Suspended sentence for Stockton man in online pedophile ring that shared horrific images

A Stockton man who was part of an online pedophile ring which shared horrific images and videos of children being sexually abused, was supported in court by his parents, before leaving with a suspended sentence.

Ethan Johnson, 20, was found to have a “mega account” with the online sharing group. His username was “project infinity” and he stored videos of naked children on a cloud account.

Teesside Crown Court has heard that the online group saw members make specific requests for footage of babies being sexually abused. Moderators threatened members with expulsion from the group, if they did not share illegal content.

READ MORE: Hartlepool man accused of historic child sex offenses set to appear in crown court

On Monday, prosecutor Richard Bennett said that police had acted after online surveillance had tracked down members of the group. Officers arrived at Johnson’s home on June 26, 2020, and seized “a large number of devices.”

Johnson was found to be in possession of 223 videos of children being abused – all of which were category A – the most serious level of abuse. He was also found with 107 category B images and 29 category C images.

Mr Bennet told the court that police analysis of Johnson’s mobile phone found that he had been messaging a 14-year old girl from Newcastle, on Snapchat, back in 2019. When the girl messaged that she did not send nude photos, Johnson offered to give her “some sexual healing.”

After challenging him about his messages, and complaining that they were all about sex and meeting her, the girl cut him off. But police then found that Johnson had later texted the girl in 2020: “If we do end up having sex we will have to keep it quiet as I could end up getting arrested and on the sex offenders register.”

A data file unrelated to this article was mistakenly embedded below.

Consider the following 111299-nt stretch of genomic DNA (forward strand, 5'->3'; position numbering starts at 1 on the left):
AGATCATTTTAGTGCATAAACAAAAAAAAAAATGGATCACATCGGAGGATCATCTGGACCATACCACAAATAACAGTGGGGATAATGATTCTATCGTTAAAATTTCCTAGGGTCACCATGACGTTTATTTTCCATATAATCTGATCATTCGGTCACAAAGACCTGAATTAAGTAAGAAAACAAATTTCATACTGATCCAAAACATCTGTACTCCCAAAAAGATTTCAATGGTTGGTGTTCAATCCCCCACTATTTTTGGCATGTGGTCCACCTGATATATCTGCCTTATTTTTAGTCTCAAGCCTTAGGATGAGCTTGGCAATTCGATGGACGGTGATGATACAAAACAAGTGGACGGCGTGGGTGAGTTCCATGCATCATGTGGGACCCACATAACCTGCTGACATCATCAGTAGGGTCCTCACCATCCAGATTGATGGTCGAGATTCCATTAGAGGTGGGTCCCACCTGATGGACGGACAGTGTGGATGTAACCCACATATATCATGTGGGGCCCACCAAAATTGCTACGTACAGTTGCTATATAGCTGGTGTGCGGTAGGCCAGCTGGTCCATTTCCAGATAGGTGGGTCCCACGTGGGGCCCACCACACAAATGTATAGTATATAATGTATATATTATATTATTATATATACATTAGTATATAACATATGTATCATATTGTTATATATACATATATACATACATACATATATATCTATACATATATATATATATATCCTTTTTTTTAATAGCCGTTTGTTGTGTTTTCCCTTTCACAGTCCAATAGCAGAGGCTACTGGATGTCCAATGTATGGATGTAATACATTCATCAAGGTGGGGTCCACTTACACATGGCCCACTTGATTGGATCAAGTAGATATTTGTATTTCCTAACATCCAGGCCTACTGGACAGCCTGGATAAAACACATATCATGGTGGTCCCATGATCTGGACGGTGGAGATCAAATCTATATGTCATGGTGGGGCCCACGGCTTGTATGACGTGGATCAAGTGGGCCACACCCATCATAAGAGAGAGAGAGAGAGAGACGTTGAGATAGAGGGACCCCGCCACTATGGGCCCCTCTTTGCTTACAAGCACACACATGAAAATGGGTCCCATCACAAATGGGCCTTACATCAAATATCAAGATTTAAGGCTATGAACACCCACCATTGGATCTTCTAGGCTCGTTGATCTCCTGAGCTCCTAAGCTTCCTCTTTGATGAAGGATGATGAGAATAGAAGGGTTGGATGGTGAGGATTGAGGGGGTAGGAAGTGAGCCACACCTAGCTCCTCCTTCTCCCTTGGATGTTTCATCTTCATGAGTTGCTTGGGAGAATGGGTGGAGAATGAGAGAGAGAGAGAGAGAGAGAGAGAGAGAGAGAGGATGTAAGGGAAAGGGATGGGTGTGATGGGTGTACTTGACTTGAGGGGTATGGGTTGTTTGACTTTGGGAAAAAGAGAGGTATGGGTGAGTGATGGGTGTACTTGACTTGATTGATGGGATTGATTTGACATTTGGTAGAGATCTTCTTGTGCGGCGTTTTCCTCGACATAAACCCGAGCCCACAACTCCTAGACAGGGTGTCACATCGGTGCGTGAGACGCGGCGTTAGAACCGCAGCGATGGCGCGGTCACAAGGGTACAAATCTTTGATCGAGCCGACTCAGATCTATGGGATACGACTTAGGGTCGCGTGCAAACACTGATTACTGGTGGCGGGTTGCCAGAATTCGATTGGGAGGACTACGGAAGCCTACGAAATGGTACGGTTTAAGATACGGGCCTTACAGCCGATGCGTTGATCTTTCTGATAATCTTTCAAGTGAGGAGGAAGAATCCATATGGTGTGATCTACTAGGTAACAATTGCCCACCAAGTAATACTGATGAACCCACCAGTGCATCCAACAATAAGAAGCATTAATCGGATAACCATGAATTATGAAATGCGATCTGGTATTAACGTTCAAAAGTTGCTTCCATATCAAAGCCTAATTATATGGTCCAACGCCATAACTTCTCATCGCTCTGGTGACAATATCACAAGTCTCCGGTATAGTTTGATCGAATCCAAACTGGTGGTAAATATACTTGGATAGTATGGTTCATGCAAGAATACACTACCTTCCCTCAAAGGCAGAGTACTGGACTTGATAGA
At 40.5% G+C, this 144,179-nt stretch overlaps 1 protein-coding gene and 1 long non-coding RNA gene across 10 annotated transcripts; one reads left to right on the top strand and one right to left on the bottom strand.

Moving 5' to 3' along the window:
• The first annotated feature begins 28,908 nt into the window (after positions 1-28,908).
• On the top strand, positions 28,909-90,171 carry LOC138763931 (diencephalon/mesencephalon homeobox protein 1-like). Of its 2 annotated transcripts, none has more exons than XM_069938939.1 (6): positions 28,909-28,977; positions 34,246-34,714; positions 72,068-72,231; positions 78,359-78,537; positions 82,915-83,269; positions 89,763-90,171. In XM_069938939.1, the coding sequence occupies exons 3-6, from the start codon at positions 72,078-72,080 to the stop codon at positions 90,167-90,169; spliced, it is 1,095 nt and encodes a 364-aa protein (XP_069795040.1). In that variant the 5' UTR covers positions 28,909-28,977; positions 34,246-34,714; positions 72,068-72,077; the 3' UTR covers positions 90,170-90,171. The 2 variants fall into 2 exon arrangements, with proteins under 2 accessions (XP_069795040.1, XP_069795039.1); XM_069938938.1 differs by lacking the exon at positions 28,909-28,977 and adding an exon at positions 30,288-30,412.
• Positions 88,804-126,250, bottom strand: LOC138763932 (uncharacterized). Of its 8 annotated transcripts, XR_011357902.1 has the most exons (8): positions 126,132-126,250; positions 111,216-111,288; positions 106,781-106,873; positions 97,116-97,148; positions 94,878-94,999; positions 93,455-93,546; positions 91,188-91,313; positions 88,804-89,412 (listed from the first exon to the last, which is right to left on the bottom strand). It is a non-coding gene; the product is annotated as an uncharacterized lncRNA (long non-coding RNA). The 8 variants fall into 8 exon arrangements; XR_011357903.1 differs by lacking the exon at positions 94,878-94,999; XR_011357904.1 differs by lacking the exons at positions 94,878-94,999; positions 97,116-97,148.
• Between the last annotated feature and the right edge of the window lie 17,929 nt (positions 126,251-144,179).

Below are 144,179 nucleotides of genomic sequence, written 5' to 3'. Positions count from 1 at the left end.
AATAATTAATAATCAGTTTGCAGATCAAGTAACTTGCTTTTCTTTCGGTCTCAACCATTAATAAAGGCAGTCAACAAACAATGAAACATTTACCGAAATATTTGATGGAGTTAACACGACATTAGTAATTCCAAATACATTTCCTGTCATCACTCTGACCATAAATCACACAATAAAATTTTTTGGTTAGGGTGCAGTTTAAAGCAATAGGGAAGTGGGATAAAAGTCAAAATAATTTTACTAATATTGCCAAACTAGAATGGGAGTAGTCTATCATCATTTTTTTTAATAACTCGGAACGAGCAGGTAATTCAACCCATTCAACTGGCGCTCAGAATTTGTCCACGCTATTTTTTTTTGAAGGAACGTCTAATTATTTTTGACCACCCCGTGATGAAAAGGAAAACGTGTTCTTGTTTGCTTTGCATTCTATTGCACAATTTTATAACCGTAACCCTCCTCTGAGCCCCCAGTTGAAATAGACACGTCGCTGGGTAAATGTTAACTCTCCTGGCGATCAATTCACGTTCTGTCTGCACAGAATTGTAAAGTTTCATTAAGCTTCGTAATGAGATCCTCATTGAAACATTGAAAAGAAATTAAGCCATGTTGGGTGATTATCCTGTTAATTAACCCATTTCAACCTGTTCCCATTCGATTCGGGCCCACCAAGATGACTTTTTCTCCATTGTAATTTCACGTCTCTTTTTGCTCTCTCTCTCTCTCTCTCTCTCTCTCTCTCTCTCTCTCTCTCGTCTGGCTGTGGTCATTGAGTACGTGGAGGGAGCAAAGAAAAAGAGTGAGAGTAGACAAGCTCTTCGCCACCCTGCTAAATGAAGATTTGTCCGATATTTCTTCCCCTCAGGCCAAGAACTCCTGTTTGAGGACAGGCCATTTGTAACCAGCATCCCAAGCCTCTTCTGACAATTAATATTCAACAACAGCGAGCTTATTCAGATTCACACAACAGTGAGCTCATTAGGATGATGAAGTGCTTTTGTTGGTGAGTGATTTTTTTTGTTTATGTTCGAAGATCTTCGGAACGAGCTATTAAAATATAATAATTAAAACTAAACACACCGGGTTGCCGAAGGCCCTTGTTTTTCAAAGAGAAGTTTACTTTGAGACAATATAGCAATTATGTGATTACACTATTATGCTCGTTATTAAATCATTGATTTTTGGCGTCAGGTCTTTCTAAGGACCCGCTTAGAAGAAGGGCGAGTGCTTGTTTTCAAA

Officers traced the girl and she said she had sent pictures of herself engaged in sex acts to Johnson.

Johnson, of Imperial Crescent in Stockton, pleaded guilty to two counts of inciting a girl to engage in sexual activity. The court heard that he has no previous convictions.

Victoria Lamballe, defending, said that her client’s parents were sitting in the public gallery and that, “This is a young man who comes from a very supportive family. He is utterly ashamed at the position he has put himself in and for the position he’s put his parents in.”

Ms Lamballe said that Johnson’s offense started when he was 18 and his relationship had failed. He had tried to find a new girlfriend, but failed, and had started trying to meet girls online.

Ms Lamballe told the court that Johnson accepts that he was looking for girls younger than him, but not underage girls: “He had genuine hopes for a relationship with this girl, who was 15 for the majority of the contact.” The court heard that Johnson has now found work as an auto technician and is in a new relationship – and that his girlfriend’s parents are aware of the charges against him.

Judge Paul Watson told Johnson: “This is not a victimless crime. There are real children often from financially and emotionally deprived backgrounds – they are subjected to unimaginable pain and abuse – so that you, and people like you, can access these images.

“The police also uncovered a conversation between you and a 14-year-old girl that was of a grossly sexual nature. But I’ve read some powerful testimonies about you and of course, the very moving letter from your parents – describing the other side to you, pointing out the sensitive side to your nature.”

The judge handed Johnson a 13-month prison term, suspended for 18 months. He was ordered to attend 25 rehabilitation days and made subject to a five-year sexual harm prevention order, with police notification requirements for the next 10 years.

The judge added: “Probation will work around your full time job. If you start downloading images of children, or chatting to underage girls, you will start that 13 months prison sentence. Is that clear?”.


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